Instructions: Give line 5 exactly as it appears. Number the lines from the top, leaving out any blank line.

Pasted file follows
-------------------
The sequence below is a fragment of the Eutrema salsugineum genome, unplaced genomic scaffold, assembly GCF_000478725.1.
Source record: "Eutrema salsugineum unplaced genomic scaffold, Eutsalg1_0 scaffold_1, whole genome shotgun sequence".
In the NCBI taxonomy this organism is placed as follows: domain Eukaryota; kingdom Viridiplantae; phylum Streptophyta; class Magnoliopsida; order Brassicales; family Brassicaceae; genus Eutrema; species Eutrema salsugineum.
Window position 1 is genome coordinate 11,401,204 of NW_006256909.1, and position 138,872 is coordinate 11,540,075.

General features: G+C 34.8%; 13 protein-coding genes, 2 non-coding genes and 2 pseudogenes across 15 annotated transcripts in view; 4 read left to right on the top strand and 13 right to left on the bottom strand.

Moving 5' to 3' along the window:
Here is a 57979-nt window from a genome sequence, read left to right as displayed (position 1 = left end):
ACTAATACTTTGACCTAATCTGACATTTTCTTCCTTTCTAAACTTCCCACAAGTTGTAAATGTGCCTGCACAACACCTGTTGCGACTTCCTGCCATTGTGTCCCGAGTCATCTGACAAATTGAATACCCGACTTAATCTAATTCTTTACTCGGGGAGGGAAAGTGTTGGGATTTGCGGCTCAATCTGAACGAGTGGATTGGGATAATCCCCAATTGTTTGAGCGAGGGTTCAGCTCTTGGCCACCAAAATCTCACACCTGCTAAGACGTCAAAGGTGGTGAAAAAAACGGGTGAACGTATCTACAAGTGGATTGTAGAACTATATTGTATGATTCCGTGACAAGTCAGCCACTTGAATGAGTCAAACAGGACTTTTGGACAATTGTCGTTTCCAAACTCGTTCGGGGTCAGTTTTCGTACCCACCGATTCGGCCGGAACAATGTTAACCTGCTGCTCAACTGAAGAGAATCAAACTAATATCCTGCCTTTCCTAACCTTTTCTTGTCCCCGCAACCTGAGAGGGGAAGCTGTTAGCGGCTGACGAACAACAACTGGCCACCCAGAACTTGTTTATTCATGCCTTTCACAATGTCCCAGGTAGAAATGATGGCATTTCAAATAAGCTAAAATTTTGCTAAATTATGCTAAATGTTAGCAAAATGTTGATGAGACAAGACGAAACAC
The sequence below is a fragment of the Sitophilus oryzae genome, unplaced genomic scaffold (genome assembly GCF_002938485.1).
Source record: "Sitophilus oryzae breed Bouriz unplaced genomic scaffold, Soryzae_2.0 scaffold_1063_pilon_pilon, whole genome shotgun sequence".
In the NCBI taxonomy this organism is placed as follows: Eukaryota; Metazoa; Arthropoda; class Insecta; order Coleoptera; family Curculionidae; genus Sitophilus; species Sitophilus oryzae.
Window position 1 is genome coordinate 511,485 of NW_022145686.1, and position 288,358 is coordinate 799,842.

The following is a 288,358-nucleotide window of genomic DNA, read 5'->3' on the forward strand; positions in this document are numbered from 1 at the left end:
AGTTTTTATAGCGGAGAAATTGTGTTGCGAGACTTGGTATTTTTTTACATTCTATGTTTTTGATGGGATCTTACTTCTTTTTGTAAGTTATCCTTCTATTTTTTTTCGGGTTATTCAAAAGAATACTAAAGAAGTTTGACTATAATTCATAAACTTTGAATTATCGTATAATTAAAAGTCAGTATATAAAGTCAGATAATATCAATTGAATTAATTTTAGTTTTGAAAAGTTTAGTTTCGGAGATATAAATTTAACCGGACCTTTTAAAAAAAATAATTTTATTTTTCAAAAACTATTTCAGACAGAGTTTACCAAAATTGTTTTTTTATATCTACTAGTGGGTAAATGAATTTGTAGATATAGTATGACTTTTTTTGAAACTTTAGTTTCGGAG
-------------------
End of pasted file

General features: G+C 34.8%; 13 protein-coding genes, 2 non-coding genes and 2 pseudogenes across 15 annotated transcripts in view; 4 read left to right on the top strand and 13 right to left on the bottom strand.